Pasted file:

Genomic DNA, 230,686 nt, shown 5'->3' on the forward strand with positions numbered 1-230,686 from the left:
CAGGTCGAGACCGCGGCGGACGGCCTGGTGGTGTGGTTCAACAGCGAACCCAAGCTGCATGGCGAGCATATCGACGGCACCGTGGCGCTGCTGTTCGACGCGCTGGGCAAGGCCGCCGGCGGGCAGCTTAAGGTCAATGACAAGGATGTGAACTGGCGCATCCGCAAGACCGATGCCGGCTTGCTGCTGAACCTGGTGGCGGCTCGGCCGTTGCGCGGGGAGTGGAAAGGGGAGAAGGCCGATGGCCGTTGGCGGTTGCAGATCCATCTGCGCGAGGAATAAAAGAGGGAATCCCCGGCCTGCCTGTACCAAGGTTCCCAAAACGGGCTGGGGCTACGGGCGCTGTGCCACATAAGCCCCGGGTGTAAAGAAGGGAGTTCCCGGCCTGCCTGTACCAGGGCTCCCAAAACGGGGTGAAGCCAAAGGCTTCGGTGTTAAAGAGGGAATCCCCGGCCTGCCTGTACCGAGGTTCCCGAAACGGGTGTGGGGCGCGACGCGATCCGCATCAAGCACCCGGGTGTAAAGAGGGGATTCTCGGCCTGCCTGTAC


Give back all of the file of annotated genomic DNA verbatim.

Genomic DNA, 230,686 nt, shown 5'->3' on the forward strand with positions numbered 1-230,686 from the left:
CAGGTCGAGACCGCGGCGGACGGCCTGGTGGTGTGGTTCAACAGCGAACCCAAGCTGCATGGCGAGCATATCGACGGCACCGTGGCGCTGCTGTTCGACGCGCTGGGCAAGGCCGCCGGCGGGCAGCTTAAGGTCAATGACAAGGATGTGAACTGGCGCATCCGCAAGACCGATGCCGGCTTGCTGCTGAACCTGGTGGCGGCTCGGCCGTTGCGCGGGGAGTGGAAAGGGGAGAAGGCCGATGGCCGTTGGCGGTTGCAGATCCATCTGCGCGAGGAATAAAAGAGGGAATCCCCGGCCTGCCTGTACCAAGGTTCCCAAAACGGGCTGGGGCTACGGGCGCTGTGCCACATAAGCCCCGGGTGTAAAGAAGGGAGTTCCCGGCCTGCCTGTACCAGGGCTCCCAAAACGGGGTGAAGCCAAAGGCTTCGGTGTTAAAGAGGGAATCCCCGGCCTGCCTGTACCGAGGTTCCCGAAACGGGTGTGGGGCGCGACGCGATCCGCATCAAGCACCCGGGTGTAAAGAGGGGATTCTCGGCCTGCCTGTAC